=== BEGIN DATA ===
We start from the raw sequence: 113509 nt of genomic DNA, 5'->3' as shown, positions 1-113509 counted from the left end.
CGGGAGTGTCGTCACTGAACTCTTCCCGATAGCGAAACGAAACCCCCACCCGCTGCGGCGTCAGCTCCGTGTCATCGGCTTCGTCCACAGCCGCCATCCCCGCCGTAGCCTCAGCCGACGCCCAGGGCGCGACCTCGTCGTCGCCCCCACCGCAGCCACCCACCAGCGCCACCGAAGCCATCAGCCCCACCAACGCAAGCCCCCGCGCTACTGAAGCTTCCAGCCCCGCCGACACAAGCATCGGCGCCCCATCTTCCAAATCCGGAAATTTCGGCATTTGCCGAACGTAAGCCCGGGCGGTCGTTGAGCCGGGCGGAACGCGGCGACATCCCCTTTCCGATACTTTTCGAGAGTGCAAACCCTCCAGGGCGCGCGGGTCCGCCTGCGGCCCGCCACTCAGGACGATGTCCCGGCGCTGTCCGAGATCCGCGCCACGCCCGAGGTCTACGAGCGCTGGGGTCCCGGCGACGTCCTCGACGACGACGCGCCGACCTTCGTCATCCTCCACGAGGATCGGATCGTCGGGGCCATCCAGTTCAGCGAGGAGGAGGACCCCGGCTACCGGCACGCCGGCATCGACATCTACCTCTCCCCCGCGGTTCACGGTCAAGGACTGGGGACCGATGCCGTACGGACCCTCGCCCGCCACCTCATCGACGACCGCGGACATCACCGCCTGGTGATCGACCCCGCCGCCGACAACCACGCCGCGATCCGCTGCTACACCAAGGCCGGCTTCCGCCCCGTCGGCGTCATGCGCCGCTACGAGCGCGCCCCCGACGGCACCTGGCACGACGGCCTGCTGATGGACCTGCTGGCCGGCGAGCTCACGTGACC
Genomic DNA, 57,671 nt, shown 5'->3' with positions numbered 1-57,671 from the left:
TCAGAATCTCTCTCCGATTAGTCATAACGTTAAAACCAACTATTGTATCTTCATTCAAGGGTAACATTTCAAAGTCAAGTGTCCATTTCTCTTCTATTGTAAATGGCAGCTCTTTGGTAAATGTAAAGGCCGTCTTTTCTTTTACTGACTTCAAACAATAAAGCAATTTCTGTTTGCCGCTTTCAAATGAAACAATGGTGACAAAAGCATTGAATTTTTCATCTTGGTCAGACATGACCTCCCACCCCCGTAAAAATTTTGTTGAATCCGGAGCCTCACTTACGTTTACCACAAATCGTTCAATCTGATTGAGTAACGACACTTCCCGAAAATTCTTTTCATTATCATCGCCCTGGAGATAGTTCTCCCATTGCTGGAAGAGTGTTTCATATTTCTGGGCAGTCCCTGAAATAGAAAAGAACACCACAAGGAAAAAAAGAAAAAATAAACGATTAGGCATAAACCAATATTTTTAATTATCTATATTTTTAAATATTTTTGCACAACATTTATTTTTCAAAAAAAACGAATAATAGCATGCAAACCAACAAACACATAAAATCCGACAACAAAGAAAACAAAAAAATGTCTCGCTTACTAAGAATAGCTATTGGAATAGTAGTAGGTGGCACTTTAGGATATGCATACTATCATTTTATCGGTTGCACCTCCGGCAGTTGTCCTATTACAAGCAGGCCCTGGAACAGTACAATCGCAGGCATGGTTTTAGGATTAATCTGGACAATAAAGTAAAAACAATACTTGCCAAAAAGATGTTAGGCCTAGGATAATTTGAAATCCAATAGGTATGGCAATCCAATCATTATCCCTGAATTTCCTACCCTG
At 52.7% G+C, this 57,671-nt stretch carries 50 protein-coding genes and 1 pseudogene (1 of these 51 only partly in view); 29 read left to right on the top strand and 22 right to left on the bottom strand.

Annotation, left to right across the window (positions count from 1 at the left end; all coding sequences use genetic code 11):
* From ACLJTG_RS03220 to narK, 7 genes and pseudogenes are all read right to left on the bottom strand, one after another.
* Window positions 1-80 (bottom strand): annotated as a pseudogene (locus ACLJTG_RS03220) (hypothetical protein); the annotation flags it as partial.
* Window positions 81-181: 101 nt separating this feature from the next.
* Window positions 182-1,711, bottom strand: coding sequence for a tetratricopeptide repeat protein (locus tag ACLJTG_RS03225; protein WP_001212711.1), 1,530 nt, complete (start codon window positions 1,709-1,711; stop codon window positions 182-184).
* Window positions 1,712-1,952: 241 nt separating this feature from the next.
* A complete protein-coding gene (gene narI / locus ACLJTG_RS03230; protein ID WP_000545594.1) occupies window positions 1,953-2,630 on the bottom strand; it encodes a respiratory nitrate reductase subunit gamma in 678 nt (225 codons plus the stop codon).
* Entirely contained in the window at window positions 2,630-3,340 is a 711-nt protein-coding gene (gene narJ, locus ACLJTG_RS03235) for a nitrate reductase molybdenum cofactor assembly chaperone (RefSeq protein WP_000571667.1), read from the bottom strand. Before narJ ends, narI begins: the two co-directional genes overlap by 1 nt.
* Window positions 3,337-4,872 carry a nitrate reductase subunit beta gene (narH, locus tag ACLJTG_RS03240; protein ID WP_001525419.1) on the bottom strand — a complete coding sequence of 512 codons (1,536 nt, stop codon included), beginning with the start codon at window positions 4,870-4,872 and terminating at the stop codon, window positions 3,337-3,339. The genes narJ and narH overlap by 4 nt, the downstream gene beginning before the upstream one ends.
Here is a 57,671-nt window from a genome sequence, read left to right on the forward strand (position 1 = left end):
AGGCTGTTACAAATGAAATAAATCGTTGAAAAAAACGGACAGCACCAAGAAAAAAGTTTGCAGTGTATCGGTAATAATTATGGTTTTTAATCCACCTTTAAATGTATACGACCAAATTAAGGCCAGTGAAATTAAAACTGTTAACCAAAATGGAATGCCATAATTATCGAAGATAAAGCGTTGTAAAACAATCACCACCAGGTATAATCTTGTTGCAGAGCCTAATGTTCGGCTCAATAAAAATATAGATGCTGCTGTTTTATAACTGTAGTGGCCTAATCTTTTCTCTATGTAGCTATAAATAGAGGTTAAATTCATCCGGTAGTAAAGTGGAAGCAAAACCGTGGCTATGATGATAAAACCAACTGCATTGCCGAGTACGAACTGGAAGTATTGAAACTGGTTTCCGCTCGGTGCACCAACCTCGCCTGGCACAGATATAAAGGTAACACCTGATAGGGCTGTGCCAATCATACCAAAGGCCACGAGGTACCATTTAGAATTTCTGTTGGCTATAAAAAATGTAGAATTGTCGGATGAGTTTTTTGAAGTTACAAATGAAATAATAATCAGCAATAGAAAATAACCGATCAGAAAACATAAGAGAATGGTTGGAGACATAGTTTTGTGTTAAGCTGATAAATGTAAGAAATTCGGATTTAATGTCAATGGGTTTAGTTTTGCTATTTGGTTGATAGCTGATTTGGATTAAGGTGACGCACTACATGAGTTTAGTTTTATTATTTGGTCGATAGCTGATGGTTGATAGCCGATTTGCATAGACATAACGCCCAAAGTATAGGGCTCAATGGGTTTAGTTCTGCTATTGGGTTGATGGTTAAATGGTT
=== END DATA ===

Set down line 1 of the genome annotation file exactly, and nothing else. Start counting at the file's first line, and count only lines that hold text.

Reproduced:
We start from the raw sequence: 113509 nt of genomic DNA, 5'->3' as shown, positions 1-113509 counted from the left end.